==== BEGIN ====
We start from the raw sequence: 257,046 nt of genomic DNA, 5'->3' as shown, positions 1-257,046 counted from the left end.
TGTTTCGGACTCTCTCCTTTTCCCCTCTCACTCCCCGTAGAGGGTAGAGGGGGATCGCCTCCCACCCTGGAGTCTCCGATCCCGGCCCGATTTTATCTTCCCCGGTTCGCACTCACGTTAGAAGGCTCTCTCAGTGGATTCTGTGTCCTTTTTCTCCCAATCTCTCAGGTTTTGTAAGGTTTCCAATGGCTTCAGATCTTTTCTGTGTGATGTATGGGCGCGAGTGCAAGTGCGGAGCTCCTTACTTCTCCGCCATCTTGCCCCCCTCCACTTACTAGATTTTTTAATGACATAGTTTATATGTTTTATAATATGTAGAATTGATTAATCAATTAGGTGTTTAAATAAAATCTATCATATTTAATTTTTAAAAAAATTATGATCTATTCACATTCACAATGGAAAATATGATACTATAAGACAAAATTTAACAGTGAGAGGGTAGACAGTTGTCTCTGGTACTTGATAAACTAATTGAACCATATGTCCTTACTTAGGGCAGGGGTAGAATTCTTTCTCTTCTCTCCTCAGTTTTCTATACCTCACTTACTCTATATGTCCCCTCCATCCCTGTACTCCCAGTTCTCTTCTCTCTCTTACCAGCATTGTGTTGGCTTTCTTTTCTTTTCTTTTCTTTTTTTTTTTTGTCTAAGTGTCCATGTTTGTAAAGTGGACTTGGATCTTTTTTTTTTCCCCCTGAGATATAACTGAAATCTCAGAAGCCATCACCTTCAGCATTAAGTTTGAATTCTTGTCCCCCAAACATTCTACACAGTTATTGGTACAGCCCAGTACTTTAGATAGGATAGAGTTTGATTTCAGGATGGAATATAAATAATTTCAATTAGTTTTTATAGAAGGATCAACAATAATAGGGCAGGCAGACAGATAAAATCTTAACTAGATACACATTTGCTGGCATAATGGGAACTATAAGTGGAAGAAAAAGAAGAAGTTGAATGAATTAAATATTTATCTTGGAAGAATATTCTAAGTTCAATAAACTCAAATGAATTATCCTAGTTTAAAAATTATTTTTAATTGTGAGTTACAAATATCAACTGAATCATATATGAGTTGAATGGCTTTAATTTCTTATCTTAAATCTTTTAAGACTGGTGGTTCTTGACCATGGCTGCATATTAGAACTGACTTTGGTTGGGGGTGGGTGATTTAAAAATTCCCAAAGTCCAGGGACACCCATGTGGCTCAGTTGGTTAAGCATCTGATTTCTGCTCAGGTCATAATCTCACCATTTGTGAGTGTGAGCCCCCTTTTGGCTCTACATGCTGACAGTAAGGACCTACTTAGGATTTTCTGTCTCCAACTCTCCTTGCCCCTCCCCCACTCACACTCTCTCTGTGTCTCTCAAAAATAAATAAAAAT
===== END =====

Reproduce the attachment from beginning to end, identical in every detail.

We start from the raw sequence: 257,046 nt of genomic DNA, 5'->3' as shown, positions 1-257,046 counted from the left end.
TGTTTCGGACTCTCTCCTTTTCCCCTCTCACTCCCCGTAGAGGGTAGAGGGGGATCGCCTCCCACCCTGGAGTCTCCGATCCCGGCCCGATTTTATCTTCCCCGGTTCGCACTCACGTTAGAAGGCTCTCTCAGTGGATTCTGTGTCCTTTTTCTCCCAATCTCTCAGGTTTTGTAAGGTTTCCAATGGCTTCAGATCTTTTCTGTGTGATGTATGGGCGCGAGTGCAAGTGCGGAGCTCCTTACTTCTCCGCCATCTTGCCCCCCTCCACTTACTAGATTTTTTAATGACATAGTTTATATGTTTTATAATATGTAGAATTGATTAATCAATTAGGTGTTTAAATAAAATCTATCATATTTAATTTTTAAAAAAATTATGATCTATTCACATTCACAATGGAAAATATGATACTATAAGACAAAATTTAACAGTGAGAGGGTAGACAGTTGTCTCTGGTACTTGATAAACTAATTGAACCATATGTCCTTACTTAGGGCAGGGGTAGAATTCTTTCTCTTCTCTCCTCAGTTTTCTATACCTCACTTACTCTATATGTCCCCTCCATCCCTGTACTCCCAGTTCTCTTCTCTCTCTTACCAGCATTGTGTTGGCTTTCTTTTCTTTTCTTTTCTTTTTTTTTTTTGTCTAAGTGTCCATGTTTGTAAAGTGGACTTGGATCTTTTTTTTTTCCCCCTGAGATATAACTGAAATCTCAGAAGCCATCACCTTCAGCATTAAGTTTGAATTCTTGTCCCCCAAACATTCTACACAGTTATTGGTACAGCCCAGTACTTTAGATAGGATAGAGTTTGATTTCAGGATGGAATATAAATAATTTCAATTAGTTTTTATAGAAGGATCAACAATAATAGGGCAGGCAGACAGATAAAATCTTAACTAGATACACATTTGCTGGCATAATGGGAACTATAAGTGGAAGAAAAAGAAGAAGTTGAATGAATTAAATATTTATCTTGGAAGAATATTCTAAGTTCAATAAACTCAAATGAATTATCCTAGTTTAAAAATTATTTTTAATTGTGAGTTACAAATATCAACTGAATCATATATGAGTTGAATGGCTTTAATTTCTTATCTTAAATCTTTTAAGACTGGTGGTTCTTGACCATGGCTGCATATTAGAACTGACTTTGGTTGGGGGTGGGTGATTTAAAAATTCCCAAAGTCCAGGGACACCCATGTGGCTCAGTTGGTTAAGCATCTGATTTCTGCTCAGGTCATAATCTCACCATTTGTGAGTGTGAGCCCCCTTTTGGCTCTACATGCTGACAGTAAGGACCTACTTAGGATTTTCTGTCTCCAACTCTCCTTGCCCCTCCCCCACTCACACTCTCTCTGTGTCTCTCAAAAATAAATAAAAAT